In posts below, Alex McClure and this writer each presented our outlook for the Senate in 2008 and beyond. Read them both, if you haven't already. The short version is: we aren't taking back the Senate next time, and probably not in 2010, either.
Some Republicans have declared that, with the Democrats winning so many Republican seats, we will retake the House in 2008. Hugh Hewitt, for example. Not so fast. Many of these districts were marginally Republican - easy enough to hold with strong incumbents, but not so easy to take back from a Democrat who doesn't shoot himself in the foot. Scott Elliott of Election Projection has the seat-by-seat breakdown, and it isn't pretty. If we sweep all the GOP-leaning districts AND the likely tossups, we will still fall short.
We should take a moment to thank those most responsible: Republicans and conservatives who stayed home or - gag - voted libertarian to "send them a message," and those who were just too dispirited - sniff - to be able to - sob - go to the polls and vote. For the first time since 1990, Democratic turnout exceeded the Republican effort. That, in the end, was the difference in the close races.
So, just what "message" did those Republican voters "send" by staying home? That they are dumb enough to think a Democratic House and Senate will spend LESS, do a better job managing Iraq, come up with a better immigration policy, be more dedicated to the fight against terrorism? Puh-leeze! But enough of that - I'll be beating you dimwitted "message-senders" about the head and shoulders from now on over this, but now is not the time. To the "dispirited" non-voters, I wish I could offer you hugs and comfort, but what you really needed was a kick in the pants on Tuesday. Cry me a river.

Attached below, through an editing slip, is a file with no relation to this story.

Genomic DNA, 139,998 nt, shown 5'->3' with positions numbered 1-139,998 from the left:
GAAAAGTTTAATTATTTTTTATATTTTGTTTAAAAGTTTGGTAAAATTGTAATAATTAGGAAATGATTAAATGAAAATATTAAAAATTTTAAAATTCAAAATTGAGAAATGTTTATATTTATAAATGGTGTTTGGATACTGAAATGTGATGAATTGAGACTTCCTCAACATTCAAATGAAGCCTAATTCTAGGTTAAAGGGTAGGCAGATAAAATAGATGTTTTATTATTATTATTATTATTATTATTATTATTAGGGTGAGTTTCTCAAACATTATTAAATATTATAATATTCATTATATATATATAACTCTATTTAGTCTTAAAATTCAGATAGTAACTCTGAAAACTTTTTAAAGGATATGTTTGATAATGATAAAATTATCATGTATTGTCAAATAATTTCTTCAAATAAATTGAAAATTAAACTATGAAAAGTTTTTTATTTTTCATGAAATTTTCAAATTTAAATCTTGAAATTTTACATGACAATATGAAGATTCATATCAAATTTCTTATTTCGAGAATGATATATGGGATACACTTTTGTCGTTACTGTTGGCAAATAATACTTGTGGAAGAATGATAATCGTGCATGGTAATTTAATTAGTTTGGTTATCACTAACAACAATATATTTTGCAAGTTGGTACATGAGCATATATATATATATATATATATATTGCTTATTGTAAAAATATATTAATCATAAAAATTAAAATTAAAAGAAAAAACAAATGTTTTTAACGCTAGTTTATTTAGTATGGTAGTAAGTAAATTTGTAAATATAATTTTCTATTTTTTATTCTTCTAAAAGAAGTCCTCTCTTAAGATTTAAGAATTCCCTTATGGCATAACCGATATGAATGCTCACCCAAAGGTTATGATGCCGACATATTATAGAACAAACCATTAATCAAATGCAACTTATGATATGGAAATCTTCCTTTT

SO, THEN - just how can we go about retaking the House? It will be a long and difficult process if we rely upon demographics and "natural tendencies" to do it. Maybe after the 2010 reapportionment . . . BUT, in American politics things don't always - or even usually - go by the slow and natural process. Things often get shaken up. Take Tuesday, for example . . .
The only known cure for a "Blue Wave" is a countering "Red Tide." In order to retake the House, and to gain seats in the Senate (given the problems described in the posts below), we have to either hope the Democrats foul everything up completely in a year, or that we get some strong coattails to ride in 2008.
Winning a third consecutive term in the White House for Republicans won't be easy. It's only happened once since WWII - when Bush the Elder followed Reagan's two terms. It will require a candidate with broad bipartisan appeal who can run a "national unity" campaign and rally Republicans, independents, and enough Democrats to flip those borderline House seats back.
At this writing, the potential candidates who might fit that description are McCain, Guiliani, and Romney.
McCain is beloved of the press and independents, but for many conservatives his Campaign Finance Reform Act and "Gang of 14" usurpations of power have made him persona non grata. Nixon observed that Republicans need the conservatives to be elected. Romney faces some suspicion for his Mormon faith but, more importantly, also the daunting task of introducing himself to America. Whether or not he is able to "define himself" to the public remains to be seen.
That leaves Guiliani. He is already well-known and very popular among all segments of the American electorate. While many have long supposed his liberal social positions would alienate the right, that appears not to be the case. Here in South Carolina, where values are held dear and social conservatism rules, conservatives most often mention Rudy as the candidate they would like to see run in '08.
We need someone who can hold us together in the face of disaster and get us to work rebuilding. Rudy is such a leader. I've seen him do it.